Nvidia RTX 2080 and RTX 2080 Ti Preview
Published: 14th September 2018 | Source: Nvidia | Price: |
Nvidia's Pascal architecture has been with us since mid-2016, giving Nvidia over two years to design and build something greater, promising consumers an enormous leap in graphics performance.
What wasn't expected was Turing, the graphics core to combine all of Nvidia's graphics IP into a single package, combining traditional shader compute with the company's AI-centric Tensor cores alongside bespoke Ray Tracing Acceleration hardware. With Turing, Nvidia promises to make all forms of compute relevant for gaming graphics, taking the GPU industry in a brave new direction.
With Turing, it is almost easier to list what hasn't changed since Pascal. Nvidia has implemented a new core design, moved to GDDR6 memory, added support for new display standards like VirtualLink, implemented an enhanced video encode/decoder and has even dropped a "Native HDR Display Pipeline" into the mix. That list didn't even mention the Ray Tracing and AI technologies that Nvidia has built into Turing, that's how much of a technological leap Turing is over Pascal.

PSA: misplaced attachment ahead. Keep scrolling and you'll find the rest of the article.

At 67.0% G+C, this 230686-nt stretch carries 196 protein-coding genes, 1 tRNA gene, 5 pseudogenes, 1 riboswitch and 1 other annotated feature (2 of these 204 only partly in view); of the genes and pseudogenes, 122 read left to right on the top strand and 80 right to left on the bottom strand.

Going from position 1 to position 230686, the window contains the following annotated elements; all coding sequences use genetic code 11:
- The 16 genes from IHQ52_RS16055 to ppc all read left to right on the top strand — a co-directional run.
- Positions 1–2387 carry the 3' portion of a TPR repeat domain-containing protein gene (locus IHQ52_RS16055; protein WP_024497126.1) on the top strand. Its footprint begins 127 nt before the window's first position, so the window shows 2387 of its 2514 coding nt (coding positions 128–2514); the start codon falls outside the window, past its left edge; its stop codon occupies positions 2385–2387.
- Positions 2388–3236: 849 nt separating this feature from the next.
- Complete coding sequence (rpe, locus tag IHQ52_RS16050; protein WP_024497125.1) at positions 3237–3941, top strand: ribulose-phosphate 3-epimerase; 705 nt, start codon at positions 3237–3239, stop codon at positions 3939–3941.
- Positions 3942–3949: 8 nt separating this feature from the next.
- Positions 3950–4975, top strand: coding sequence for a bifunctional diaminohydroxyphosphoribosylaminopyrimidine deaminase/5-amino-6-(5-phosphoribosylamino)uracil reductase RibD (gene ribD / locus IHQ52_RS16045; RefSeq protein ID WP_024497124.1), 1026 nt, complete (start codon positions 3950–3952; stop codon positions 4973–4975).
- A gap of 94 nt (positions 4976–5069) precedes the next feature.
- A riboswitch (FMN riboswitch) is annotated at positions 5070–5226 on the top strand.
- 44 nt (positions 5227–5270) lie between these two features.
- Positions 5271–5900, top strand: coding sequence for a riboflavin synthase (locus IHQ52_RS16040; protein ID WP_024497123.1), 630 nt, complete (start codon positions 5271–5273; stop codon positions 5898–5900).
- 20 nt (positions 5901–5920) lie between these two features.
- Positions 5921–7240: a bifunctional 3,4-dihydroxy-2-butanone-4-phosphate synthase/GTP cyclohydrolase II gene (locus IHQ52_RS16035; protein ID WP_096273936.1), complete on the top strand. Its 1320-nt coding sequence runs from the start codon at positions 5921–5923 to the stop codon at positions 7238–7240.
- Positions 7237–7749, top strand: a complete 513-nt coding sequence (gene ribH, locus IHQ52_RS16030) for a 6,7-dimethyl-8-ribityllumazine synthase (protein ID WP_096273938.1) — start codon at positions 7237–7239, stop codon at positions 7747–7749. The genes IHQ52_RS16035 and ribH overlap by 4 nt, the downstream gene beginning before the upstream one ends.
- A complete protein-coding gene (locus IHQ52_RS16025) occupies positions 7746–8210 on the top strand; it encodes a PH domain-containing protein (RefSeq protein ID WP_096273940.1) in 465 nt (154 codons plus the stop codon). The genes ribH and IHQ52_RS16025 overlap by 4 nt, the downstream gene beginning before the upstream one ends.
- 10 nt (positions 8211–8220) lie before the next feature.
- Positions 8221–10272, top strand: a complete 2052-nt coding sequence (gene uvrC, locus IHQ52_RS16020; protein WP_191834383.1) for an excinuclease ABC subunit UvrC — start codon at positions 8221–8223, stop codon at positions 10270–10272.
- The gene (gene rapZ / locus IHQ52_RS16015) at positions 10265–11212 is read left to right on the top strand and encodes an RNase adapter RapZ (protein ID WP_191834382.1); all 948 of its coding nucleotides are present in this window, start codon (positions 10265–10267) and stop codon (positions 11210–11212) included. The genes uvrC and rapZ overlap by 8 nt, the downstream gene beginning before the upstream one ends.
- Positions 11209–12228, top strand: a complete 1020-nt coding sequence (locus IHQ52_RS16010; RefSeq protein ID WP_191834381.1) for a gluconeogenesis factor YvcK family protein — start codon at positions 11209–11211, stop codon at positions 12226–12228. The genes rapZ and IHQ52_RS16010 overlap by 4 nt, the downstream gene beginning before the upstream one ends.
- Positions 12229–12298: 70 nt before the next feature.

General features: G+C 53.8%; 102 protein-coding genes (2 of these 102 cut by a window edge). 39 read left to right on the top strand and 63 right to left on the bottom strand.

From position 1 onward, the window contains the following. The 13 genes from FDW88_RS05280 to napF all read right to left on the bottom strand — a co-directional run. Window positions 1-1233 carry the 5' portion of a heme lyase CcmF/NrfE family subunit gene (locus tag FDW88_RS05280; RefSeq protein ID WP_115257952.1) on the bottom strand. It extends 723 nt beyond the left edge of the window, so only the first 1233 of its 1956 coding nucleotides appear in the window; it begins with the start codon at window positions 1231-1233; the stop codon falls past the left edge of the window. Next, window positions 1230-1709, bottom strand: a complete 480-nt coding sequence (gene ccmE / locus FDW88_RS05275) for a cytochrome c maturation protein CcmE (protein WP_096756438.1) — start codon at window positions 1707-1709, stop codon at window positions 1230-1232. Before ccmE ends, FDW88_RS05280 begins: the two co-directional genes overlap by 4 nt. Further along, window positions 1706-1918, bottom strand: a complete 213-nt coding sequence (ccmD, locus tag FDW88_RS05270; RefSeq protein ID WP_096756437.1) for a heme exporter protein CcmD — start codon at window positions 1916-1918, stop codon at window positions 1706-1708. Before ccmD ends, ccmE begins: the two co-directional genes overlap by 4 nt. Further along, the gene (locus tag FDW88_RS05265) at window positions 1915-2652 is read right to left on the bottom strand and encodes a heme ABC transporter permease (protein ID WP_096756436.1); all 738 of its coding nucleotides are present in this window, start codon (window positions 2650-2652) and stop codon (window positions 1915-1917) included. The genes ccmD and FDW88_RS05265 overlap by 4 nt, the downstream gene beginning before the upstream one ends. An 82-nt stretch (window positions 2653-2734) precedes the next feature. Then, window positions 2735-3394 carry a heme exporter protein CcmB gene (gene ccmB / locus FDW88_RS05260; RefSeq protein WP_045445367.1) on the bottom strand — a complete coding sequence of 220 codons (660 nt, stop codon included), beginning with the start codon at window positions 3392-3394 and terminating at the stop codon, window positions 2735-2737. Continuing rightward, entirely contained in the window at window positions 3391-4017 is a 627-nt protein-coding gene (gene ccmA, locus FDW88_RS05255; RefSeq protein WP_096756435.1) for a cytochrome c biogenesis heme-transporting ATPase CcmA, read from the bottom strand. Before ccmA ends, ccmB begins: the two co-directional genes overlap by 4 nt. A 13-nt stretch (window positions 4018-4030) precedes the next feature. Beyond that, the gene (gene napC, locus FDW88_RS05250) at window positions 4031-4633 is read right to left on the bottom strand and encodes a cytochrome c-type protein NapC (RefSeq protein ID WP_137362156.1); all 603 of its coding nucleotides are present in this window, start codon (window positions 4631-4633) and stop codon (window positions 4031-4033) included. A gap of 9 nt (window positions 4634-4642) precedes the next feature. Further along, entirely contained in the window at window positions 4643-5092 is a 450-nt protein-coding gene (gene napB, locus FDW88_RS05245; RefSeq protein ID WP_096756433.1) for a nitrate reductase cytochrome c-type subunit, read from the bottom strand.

Today, we will go as deep into Nvidia's Turing architecture as we can, though please note that Nvidia has provided us with this information with less than 24 hours notice, preventing us from covering all aspects of the Turing graphics architecture. Over the next few pages, we will discuss some of the most important hardware changes within Turing, and how these features will impact both modern and future games.